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Eye On Boise

Putting it away for a rainy day

Here’s how House Appropriations Chair Maxine Bell, R-Jerome, described HB 409, the bill to put $70 million into the state’s rainy-day fund, also called the budget stabilization fund: “We’re finally to the point where we can stop robbing and start putting something back.”

Her opening debate on the House floor in favor of the bill was so persuasive that no one else got up to debate, and the bill passed, 68-1. The only one to vote “no” was Rep. Bob Schaefer, R-Nampa, who wanted some of that money to go to state employees.

“I don’t have a problem with putting money into the rainy-day fund,” he said after the vote. But Schaefer, who co-chaired an interim committee that studied the state’s employee compensation system and recommended big changes, said the state’s way behind on what it should be paying state workers, especially in certain job categories. Schaefer noted that he also didn’t vote for the 3 percent merit raises that were signed into law today, though he didn’t vote against them; like seven other House members, he missed the vote. (That’s generally called “taking a walk.”) “It’s not enough,” Schaefer said. “We should be at least at 4 percent, should maybe have 5.” He said he’s preparing legislation to add another 2 percent in raises in the new fiscal year that starts July 1.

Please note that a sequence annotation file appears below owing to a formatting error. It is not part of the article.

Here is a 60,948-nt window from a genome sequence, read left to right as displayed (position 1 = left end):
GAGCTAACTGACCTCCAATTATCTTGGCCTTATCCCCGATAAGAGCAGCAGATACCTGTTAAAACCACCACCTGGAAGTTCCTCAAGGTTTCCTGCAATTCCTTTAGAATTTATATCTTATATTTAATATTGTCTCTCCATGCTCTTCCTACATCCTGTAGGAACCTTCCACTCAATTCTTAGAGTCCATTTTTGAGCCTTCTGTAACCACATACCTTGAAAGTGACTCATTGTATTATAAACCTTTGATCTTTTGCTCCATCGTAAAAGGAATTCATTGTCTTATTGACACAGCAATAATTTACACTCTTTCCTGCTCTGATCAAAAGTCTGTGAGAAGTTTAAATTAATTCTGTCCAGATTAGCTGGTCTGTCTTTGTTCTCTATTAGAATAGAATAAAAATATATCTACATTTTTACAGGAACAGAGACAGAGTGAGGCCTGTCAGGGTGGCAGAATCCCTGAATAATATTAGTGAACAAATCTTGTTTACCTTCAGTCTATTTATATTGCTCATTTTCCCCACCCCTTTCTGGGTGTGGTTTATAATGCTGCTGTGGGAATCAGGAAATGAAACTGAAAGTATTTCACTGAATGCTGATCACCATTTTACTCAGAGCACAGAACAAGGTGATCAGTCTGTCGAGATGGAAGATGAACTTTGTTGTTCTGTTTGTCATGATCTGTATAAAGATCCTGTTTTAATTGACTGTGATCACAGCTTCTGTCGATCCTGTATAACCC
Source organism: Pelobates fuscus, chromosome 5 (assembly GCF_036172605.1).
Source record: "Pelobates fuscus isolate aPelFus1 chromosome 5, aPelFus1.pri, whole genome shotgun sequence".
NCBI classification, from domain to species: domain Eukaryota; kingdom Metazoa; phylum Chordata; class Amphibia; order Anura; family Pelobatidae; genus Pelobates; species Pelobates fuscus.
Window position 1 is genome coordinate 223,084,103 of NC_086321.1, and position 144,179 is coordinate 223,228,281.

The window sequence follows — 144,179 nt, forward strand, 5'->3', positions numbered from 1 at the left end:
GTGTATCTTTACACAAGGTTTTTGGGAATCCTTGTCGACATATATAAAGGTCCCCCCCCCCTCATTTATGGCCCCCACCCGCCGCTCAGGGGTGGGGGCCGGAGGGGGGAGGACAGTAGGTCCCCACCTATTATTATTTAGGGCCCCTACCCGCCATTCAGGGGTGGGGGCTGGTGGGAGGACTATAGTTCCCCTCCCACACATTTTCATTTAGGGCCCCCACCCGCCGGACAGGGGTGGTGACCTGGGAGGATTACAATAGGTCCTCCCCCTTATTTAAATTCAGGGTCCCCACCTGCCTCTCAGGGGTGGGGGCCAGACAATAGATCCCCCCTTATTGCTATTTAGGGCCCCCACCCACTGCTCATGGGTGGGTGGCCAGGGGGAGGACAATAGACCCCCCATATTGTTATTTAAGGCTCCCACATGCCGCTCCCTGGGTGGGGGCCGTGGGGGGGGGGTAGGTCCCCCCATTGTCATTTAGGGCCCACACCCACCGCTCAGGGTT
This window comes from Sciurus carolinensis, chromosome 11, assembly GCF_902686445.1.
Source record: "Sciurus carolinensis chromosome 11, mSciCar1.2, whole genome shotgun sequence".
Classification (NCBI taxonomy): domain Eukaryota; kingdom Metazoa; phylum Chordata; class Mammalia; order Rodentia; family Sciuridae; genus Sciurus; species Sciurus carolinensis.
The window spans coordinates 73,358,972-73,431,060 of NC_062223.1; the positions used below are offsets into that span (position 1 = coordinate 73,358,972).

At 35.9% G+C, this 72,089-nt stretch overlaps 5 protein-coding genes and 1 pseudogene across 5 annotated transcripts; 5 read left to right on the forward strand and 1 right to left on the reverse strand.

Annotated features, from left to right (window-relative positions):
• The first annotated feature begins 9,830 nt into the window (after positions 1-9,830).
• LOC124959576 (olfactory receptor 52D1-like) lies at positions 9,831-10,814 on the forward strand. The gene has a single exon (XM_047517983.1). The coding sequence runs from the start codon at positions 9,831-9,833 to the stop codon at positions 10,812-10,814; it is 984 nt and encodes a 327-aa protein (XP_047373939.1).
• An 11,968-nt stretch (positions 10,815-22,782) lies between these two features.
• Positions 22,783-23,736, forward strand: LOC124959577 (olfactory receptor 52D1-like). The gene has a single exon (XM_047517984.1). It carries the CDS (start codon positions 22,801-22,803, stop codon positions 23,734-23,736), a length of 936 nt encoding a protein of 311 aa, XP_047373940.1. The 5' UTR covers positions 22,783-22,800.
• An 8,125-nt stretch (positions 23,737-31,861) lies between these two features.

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Betsy Z. Russell covers Idaho news from The Spokesman-Review's bureau in Boise.

Named best state-based political blog in Idaho for 2013 by The Fix

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